Alongside academic studies, a plethora of co-curricular activities allows our pupils to pursue their own interests, discover new ones and gives them the opportunity to develop the soft skills that are so important in the world beyond school. Whether of a cerebral, cultural, recreational, social, active or mindful nature, these all contribute to the overall welfare and future success of our pupils.
There are over fifty co-curricular clubs and societies throughout the year, with some reinforcing and extending classroom learning whilst others offer new experiences and challenges. Many clubs are delivered by teaching staff, some are student-led and others are provided by external professionals and experts in their field. A number of clubs run in all three terms, whilst others are seasonal. Most activities take place after school and on Saturday mornings. Pupils sign up to activities on a termly basis. There is no charge for most of these, however some may involve fees for additional costs to cover specialist materials or external tuition.
The activities include a wide range of sporting opportunities; much music-making, with an array of ensembles and choirs performing regularly both in and out of school; creative options such as art, DT, cookery and extended drama and theatre experiences. Other activities include boxing fitness, fencing, table tennis, chess sessions with our visiting Grand Master, climbing, coding, bee keeping, yoga and the Duke of Edinburgh Award Scheme.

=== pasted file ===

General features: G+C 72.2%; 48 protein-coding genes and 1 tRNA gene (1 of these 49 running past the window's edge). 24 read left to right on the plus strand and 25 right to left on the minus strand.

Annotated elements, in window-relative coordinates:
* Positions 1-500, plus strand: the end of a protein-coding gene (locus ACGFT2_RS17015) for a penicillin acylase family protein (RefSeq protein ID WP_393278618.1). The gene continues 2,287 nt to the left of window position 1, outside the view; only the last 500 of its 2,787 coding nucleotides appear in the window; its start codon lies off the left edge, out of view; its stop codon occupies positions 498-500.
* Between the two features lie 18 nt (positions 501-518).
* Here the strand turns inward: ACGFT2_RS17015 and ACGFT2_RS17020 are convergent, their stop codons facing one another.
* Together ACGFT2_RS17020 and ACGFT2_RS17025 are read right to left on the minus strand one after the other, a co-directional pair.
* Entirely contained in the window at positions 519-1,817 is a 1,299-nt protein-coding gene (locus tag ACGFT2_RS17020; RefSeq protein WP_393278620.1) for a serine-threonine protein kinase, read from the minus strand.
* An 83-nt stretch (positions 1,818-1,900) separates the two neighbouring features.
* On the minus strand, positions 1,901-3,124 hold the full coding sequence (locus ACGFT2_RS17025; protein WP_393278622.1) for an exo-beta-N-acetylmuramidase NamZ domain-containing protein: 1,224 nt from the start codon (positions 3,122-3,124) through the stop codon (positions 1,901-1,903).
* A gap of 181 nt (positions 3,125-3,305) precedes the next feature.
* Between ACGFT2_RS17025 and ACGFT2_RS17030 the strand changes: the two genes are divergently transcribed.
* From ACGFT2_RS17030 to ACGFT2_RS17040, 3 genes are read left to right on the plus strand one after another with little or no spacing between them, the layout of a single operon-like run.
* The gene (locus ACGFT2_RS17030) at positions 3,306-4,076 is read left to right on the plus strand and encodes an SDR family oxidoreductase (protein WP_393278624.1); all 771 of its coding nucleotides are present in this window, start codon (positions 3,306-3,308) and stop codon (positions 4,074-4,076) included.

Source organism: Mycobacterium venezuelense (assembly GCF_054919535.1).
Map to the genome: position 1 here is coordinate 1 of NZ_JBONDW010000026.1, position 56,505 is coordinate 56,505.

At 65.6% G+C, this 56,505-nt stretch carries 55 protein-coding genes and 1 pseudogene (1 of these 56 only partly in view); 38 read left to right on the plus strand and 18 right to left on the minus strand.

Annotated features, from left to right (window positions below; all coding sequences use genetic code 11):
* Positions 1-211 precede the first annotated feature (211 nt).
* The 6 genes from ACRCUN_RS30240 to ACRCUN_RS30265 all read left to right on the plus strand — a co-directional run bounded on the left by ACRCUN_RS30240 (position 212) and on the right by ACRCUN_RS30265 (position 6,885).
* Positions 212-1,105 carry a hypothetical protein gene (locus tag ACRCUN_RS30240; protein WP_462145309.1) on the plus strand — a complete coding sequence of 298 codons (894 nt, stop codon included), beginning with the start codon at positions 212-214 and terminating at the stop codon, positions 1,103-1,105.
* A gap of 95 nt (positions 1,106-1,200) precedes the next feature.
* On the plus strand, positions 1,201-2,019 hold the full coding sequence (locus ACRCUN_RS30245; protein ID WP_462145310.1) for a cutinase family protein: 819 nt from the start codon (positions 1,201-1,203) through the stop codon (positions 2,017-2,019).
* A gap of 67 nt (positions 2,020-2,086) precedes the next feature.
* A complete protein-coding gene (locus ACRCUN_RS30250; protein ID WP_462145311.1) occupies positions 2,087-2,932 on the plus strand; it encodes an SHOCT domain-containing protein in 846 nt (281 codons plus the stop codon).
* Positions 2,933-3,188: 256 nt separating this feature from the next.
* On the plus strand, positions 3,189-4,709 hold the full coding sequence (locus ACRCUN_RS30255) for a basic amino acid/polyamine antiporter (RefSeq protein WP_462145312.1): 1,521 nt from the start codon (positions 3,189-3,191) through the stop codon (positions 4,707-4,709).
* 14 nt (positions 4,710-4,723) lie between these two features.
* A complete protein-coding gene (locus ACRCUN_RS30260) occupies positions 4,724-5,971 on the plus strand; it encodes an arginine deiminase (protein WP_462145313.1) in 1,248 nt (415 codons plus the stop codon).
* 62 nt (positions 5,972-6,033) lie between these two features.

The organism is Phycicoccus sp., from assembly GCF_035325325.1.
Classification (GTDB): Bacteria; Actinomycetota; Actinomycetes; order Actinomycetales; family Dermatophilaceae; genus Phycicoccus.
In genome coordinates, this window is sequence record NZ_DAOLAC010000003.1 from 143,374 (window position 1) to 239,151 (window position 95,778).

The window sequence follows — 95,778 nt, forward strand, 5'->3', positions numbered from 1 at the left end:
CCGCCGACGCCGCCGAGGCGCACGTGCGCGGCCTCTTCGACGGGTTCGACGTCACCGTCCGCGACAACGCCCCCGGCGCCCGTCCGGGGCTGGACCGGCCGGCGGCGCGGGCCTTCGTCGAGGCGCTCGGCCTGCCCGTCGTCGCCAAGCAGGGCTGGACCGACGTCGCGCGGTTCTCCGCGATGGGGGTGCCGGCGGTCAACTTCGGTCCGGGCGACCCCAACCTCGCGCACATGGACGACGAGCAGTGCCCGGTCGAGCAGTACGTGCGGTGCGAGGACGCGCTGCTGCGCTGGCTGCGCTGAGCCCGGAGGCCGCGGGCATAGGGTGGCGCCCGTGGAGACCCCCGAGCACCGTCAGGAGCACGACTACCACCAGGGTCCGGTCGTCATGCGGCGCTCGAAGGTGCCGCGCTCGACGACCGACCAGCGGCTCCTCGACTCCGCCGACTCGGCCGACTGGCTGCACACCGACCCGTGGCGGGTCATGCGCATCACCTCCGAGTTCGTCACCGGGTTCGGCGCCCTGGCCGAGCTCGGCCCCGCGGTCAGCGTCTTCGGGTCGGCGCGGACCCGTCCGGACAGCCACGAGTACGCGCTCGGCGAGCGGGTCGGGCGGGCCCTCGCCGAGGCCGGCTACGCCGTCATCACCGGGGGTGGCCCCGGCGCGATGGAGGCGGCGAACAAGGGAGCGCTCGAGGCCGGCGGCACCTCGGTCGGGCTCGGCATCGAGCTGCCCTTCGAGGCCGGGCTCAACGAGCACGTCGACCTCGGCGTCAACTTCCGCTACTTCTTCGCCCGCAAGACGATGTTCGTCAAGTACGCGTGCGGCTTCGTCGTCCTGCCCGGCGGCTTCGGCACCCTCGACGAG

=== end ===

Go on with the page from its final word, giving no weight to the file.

It is not unusual for pupils to want to extend their chosen interest further, continuing to a more advanced level. Where necessary King Edward’s will support the pupil in balancing their co-curricular interests with their academic commitments. The result is a lively, inquiring and energetic community in which diversity and inclusivity is valued and everyone’s achievements celebrated.
Pushing Boundaries My approach with the pupils during activity time has been quite specific. I drew on my own experiences of being at school. I remember how rich and varied my education was, but I found it difficult to genuinely express myself. There was so much to process, learn and demonstrate with the added pressure...